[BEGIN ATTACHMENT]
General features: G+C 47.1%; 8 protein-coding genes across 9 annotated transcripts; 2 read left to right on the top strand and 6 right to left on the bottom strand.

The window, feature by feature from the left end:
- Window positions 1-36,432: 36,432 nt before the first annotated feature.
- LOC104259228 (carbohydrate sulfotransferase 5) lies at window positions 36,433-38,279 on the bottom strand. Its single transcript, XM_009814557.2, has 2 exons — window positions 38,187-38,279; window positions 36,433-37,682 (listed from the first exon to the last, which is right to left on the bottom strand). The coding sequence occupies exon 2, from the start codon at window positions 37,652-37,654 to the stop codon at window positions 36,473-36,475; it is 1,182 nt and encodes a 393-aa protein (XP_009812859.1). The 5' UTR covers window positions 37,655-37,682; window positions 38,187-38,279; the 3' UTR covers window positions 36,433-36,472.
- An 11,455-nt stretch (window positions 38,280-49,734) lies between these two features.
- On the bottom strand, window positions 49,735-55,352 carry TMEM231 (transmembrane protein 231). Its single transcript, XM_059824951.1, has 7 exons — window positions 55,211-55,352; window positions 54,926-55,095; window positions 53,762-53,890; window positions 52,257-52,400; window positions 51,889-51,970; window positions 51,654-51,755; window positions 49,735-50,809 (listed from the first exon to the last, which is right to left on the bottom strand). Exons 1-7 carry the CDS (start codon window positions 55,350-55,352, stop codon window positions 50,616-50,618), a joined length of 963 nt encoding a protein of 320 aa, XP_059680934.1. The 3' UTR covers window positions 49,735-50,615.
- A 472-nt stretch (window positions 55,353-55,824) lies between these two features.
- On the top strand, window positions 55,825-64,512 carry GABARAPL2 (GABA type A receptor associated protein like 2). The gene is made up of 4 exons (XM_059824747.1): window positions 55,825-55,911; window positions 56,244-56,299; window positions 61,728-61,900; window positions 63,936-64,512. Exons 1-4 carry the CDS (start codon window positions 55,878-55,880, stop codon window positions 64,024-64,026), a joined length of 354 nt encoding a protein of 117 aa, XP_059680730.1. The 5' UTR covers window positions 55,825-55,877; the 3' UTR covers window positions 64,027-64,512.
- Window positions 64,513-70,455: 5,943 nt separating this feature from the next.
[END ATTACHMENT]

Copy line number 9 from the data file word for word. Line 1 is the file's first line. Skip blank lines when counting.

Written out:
- Window positions 64,513-70,455: 5,943 nt separating this feature from the next.